TABLE 10 Zeta Zeta Con- Zeta Polishing Potential Conductivity Potential ductivity Potential Com- Before Before After After Corrected position (mV) (μs/cm) (mV) (μs/cm) (mV) 10A 35 647 39 620 not corrected 10B 41 2130 56 1156 41 10C 10 1030 3 1083 not corrected

As is apparent from the results set forth in Table 10, the zeta potential of the colloidal silica in polishing compositions 10A is essentially un-changed by filtration indicating that the colloidal silica having an internal aminosilane has a permanent positive charge of about 35-39 mV. The colloidal silica particles treated with 3-(aminopropyl)trimethoxylsilane (10B) were also observed to have a permanent positive charge of about 41 mV while the zeta potential of the colloidal silica particles treated with tetrabutylammonium hydroxide (10C) decreased from 10 to 3 mV indicating that the positive charge was not permanent.

EXAMPLE 11

The silicon oxide (TOES) polishing rate was evaluated in this example for various polishing compositions. Each of the polishing compositions included colloidal silica abrasive particles having a core shell structure in which a hydrolyzed or partially hydrolyzed aminopropyl trialkoxysilane was incorporated in the shell using a procedure similar to that described below in Example 13. The colloidal silica abrasive particles used in polishing compositions 11B-11D were coated with additional silicon dioxide as follows: An 1800 gram sample of a stock solution including 20.1 weight percent of the colloidal silica particles having the incorporated aminosilane was prepared for each composition. Tetramethyl ortho silicate was added to the stock solution of a controlled rate of 2.00 ml/min while stirring via syringe pump (46.0 grams to composition 11B, 58.5 grams to composition 11C, and 73.2 gram to composition 11D). Each composition was stirred for an additional 20 minutes and allowed to age for 48 hours at room temperature. The final polishing compositions were prepared by adding 995 grams of the silica-coated abrasive dispersions to a liquid solution containing 8990 grams DI water and 0.80 grams acetic acid to obtain polishing compositions having 2.0 weight percent of the colloidal silica abrasive and a pH of 4.7.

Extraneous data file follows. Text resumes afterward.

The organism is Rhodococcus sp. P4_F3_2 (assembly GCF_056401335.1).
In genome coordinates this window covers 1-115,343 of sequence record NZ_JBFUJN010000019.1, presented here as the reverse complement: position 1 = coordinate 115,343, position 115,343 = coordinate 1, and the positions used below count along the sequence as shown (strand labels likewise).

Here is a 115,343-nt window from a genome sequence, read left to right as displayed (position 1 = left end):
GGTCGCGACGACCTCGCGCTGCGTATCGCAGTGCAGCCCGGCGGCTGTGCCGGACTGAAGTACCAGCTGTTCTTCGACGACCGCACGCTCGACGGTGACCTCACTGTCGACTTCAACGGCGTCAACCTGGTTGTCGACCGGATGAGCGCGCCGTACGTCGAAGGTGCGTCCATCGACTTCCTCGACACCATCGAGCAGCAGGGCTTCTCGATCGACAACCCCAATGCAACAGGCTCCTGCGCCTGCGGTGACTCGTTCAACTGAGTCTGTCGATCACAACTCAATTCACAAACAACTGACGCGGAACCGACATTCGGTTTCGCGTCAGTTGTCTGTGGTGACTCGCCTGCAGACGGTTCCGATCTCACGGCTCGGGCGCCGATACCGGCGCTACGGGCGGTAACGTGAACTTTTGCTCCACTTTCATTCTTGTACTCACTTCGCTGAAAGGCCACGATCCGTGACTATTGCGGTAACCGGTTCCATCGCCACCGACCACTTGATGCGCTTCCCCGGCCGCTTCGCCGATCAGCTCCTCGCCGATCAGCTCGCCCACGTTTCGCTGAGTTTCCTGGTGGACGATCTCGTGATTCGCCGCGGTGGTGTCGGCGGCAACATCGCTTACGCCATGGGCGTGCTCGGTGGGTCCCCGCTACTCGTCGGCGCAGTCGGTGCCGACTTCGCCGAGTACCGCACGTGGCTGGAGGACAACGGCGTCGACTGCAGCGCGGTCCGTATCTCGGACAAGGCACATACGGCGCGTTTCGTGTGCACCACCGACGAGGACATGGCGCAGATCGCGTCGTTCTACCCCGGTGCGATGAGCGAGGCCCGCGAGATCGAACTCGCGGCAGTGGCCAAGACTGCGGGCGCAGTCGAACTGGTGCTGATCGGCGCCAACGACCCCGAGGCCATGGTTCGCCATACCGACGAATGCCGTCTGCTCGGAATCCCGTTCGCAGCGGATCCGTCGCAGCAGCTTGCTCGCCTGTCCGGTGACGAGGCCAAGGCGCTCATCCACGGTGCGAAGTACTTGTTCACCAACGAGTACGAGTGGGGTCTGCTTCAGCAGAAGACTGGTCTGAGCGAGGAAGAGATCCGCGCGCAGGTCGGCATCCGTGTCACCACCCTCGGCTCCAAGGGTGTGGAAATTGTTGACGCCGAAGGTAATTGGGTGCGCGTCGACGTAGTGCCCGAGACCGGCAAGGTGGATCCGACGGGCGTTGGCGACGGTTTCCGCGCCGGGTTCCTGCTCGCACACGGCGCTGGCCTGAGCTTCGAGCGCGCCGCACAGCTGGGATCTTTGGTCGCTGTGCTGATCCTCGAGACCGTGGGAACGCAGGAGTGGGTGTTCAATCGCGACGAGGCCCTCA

The TOES polishing rates were obtained by polishing 200 mm diameter wafers having a TOES layer using a Mirra® CMP tool and an IC1010 polishing pad at down forces of 4.0, 5.0, and 6.0 psi, a platen speed of 100 rpm, and a slurry flow rate of 150 ml/min. Table 11 shows the silica coating thickness, the zeta-potential, and the TOES polishing rates at each downforce for each of the polishing compositions (11A through 11D).

TABLE 11 TEOS Polishing Polishing Coating Zeta Potential Rate (Å/min) Composition Thickness (Å) (mV) 4 psi 5 psi 6 psi 11A 0 29 2721 3148 1131 11B 2.2 27 2669 3308 2375 11C 2.8 26 2640 3254 2718 11D 3.5 25 2643 3243 2753